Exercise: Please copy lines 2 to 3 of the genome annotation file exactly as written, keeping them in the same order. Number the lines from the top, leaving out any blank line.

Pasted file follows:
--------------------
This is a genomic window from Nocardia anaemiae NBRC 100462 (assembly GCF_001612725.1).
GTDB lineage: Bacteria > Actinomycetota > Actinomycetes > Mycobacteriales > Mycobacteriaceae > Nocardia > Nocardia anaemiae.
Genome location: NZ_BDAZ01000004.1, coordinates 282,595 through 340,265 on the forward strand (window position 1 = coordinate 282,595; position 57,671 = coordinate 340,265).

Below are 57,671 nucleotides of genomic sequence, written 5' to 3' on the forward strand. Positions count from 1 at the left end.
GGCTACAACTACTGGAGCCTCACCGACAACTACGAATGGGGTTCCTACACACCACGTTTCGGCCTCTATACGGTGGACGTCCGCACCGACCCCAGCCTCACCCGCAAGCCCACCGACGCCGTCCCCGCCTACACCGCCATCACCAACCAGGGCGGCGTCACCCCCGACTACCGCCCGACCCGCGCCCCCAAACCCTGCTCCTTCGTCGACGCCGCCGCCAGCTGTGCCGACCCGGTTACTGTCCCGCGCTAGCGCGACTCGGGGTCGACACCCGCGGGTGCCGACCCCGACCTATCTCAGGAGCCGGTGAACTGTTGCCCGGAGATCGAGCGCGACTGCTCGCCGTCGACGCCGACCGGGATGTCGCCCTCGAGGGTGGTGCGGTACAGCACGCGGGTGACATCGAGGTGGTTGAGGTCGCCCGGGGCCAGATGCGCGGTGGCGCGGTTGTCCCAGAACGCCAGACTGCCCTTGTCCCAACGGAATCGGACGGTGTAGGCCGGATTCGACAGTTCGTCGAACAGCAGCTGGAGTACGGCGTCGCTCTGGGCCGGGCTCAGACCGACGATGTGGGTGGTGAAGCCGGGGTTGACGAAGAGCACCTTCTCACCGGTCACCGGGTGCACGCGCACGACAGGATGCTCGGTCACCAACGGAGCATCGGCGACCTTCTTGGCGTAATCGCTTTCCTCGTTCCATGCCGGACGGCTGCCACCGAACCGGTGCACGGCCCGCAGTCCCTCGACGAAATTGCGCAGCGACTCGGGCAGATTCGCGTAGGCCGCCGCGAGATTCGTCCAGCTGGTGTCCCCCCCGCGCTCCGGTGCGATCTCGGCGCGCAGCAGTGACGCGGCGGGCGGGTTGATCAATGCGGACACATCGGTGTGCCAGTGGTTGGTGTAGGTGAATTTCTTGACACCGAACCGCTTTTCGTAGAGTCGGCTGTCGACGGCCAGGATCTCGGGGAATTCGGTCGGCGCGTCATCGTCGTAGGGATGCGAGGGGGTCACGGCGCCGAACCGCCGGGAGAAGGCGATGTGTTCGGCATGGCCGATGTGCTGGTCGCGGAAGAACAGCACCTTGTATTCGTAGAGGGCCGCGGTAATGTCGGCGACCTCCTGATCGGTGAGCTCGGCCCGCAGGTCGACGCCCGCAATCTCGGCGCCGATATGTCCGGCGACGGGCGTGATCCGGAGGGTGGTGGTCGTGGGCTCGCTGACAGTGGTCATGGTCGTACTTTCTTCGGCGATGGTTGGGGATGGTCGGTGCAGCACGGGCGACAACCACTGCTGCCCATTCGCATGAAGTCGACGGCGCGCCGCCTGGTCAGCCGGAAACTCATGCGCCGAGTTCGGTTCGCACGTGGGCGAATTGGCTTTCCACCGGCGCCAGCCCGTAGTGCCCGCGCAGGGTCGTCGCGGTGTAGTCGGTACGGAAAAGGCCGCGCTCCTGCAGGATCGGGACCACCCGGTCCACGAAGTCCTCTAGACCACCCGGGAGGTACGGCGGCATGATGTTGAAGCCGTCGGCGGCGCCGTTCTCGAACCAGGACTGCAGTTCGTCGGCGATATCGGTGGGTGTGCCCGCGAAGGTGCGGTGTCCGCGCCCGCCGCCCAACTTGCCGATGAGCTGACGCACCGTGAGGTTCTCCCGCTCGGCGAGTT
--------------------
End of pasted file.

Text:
GTDB lineage: Bacteria > Actinomycetota > Actinomycetes > Mycobacteriales > Mycobacteriaceae > Nocardia > Nocardia anaemiae.
Genome location: NZ_BDAZ01000004.1, coordinates 282,595 through 340,265 on the forward strand (window position 1 = coordinate 282,595; position 57,671 = coordinate 340,265).